Multiple firefighter fatalities at large commercial fires attract the attention and scrutiny they warrant. However, the fire service must also recognize that most line-of-duty injuries and deaths occur in single- and multiple-family dwellings during routine, "bread-and-butter" fires. A review of...
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The Research Evidence
UL and its partners were awarded the AFG funding to subject a representative group of floor and roof assemblies to the industry-standard fire-resistance testing method, ASTM E119: Fire Tests of Building and Construction Materials. The experimental series consisted of 12 furnace fire tests of assemblies representative of typical residential "legacy" and "modern" floor and roof construction. The tests included six structural elements, three ceiling-finish configurations, four floor or roof finishes and three floor-penetration configurations. All of the test assemblies conformed to the dimensions and span of the available test furnace (14 by 17 feet). Measurements taken during each experiment include observation of the conditions of the ceiling and floor or roof surfaces, temperatures in the concealed space above the ceiling membrane, deflections of the floor and roof surfaces, and failure times of the tested assemblies.
This research conformed to the standard requirements of the ASTM E119 testing method with one exception — the applied floor and roof loading was less than the ASTM E119 loading requirements. The ASTM E119 testing method is normally used to certify fire-resistive construction. The standard set by ASTM E119 describes a fire-test method that establishes a benchmark fire-resistance performance between different types of building assemblies. This test relies on a standardized fire and time temperature curve intended to represent a fully developed contents fire within a residential or commercial structure with temperatures reaching 1,000 degrees Fahrenheit at five minutes and 1,700°F at 60 minutes. The ASTM E119 fire-endurance test is designed to express fire resistance ratings in terms of hours: half-hour, one-hour, two-hour, three-hour or four-hour rated assemblies. These hourly time ratings are not intended to convey the actual time a specific component or assembly will withstand a real fire event. Variations result from room size, combustible content and ventilation conditions. The ASTM E119 test method is designed to provide a useful benchmark for use by building code officials and fire protection engineers, enabling a comparison of fire performance between test samples within the laboratory environment.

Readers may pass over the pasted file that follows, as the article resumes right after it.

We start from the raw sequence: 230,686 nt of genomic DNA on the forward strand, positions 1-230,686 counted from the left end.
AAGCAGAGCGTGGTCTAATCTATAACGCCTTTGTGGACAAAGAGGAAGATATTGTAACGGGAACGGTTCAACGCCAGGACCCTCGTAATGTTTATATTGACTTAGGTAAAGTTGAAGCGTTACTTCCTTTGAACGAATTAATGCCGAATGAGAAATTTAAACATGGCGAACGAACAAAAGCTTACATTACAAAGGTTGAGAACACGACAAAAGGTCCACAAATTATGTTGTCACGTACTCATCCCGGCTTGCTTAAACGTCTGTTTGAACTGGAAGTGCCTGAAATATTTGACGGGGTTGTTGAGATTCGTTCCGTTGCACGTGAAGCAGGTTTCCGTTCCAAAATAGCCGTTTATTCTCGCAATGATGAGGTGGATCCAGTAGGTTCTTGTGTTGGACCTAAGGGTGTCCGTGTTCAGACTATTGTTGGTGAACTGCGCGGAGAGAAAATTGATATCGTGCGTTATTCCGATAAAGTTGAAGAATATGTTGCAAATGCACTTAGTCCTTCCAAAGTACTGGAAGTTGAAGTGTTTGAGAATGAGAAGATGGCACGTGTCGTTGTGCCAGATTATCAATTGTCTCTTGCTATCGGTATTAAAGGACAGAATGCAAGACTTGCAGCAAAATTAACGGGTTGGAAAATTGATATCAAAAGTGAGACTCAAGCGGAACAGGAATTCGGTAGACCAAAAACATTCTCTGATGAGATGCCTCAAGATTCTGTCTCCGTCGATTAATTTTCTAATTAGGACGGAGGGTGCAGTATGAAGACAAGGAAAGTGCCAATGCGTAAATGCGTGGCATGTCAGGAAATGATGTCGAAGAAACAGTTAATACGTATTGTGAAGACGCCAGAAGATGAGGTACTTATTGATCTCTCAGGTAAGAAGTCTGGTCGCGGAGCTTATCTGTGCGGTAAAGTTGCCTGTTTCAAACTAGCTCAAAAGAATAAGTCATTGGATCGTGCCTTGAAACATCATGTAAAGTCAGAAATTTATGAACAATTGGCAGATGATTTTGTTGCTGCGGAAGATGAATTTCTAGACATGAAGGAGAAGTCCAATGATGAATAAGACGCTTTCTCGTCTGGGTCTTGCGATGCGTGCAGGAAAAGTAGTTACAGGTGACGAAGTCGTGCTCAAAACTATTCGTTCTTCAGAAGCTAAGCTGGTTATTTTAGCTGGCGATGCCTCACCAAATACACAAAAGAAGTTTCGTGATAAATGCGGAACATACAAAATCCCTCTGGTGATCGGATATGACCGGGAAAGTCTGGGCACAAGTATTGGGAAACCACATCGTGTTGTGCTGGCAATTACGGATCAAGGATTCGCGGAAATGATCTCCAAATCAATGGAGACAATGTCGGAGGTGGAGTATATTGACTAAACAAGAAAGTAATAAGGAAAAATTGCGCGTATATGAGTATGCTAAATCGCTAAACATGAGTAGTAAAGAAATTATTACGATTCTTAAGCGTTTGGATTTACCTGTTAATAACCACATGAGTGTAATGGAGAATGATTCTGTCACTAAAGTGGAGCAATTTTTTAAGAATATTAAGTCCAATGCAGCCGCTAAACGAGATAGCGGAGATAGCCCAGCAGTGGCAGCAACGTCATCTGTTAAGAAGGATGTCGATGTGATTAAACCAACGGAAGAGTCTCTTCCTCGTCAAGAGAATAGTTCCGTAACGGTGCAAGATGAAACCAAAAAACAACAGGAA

Following are some findings from the research: